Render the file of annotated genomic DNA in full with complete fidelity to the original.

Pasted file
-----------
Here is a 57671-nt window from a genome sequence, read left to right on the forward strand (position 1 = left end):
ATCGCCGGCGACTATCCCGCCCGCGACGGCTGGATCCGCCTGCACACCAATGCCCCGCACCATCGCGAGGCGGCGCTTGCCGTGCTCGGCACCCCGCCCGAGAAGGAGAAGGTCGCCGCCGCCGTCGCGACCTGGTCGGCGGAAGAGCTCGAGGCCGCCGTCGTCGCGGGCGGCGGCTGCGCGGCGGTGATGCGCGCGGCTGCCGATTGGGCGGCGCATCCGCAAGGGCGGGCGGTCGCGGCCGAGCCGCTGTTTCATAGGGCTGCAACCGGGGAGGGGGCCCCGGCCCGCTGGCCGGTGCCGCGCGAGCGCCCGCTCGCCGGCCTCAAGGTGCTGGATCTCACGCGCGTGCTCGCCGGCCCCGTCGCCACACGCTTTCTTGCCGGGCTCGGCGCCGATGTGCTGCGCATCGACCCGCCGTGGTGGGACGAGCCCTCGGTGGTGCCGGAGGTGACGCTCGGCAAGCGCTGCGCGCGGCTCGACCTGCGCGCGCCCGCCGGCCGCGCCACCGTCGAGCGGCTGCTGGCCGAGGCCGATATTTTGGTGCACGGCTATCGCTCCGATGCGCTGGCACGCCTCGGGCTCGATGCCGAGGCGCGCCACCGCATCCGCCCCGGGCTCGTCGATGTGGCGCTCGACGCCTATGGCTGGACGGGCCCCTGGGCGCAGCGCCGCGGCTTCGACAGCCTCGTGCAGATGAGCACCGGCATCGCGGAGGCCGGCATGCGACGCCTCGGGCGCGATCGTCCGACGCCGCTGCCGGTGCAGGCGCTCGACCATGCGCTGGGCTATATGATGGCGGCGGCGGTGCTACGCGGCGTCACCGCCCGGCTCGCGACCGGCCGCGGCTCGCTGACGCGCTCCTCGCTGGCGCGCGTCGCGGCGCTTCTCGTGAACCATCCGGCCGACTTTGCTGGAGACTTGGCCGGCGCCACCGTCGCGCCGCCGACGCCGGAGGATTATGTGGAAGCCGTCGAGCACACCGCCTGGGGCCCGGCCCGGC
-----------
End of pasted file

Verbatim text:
Here is a 57671-nt window from a genome sequence, read left to right on the forward strand (position 1 = left end):
ATCGCCGGCGACTATCCCGCCCGCGACGGCTGGATCCGCCTGCACACCAATGCCCCGCACCATCGCGAGGCGGCGCTTGCCGTGCTCGGCACCCCGCCCGAGAAGGAGAAGGTCGCCGCCGCCGTCGCGACCTGGTCGGCGGAAGAGCTCGAGGCCGCCGTCGTCGCGGGCGGCGGCTGCGCGGCGGTGATGCGCGCGGCTGCCGATTGGGCGGCGCATCCGCAAGGGCGGGCGGTCGCGGCCGAGCCGCTGTTTCATAGGGCTGCAACCGGGGAGGGGGCCCCGGCCCGCTGGCCGGTGCCGCGCGAGCGCCCGCTCGCCGGCCTCAAGGTGCTGGATCTCACGCGCGTGCTCGCCGGCCCCGTCGCCACACGCTTTCTTGCCGGGCTCGGCGCCGATGTGCTGCGCATCGACCCGCCGTGGTGGGACGAGCCCTCGGTGGTGCCGGAGGTGACGCTCGGCAAGCGCTGCGCGCGGCTCGACCTGCGCGCGCCCGCCGGCCGCGCCACCGTCGAGCGGCTGCTGGCCGAGGCCGATATTTTGGTGCACGGCTATCGCTCCGATGCGCTGGCACGCCTCGGGCTCGATGCCGAGGCGCGCCACCGCATCCGCCCCGGGCTCGTCGATGTGGCGCTCGACGCCTATGGCTGGACGGGCCCCTGGGCGCAGCGCCGCGGCTTCGACAGCCTCGTGCAGATGAGCACCGGCATCGCGGAGGCCGGCATGCGACGCCTCGGGCGCGATCGTCCGACGCCGCTGCCGGTGCAGGCGCTCGACCATGCGCTGGGCTATATGATGGCGGCGGCGGTGCTACGCGGCGTCACCGCCCGGCTCGCGACCGGCCGCGGCTCGCTGACGCGCTCCTCGCTGGCGCGCGTCGCGGCGCTTCTCGTGAACCATCCGGCCGACTTTGCTGGAGACTTGGCCGGCGCCACCGTCGCGCCGCCGACGCCGGAGGATTATGTGGAAGCCGTCGAGCACACCGCCTGGGGCCCGGCCCGGC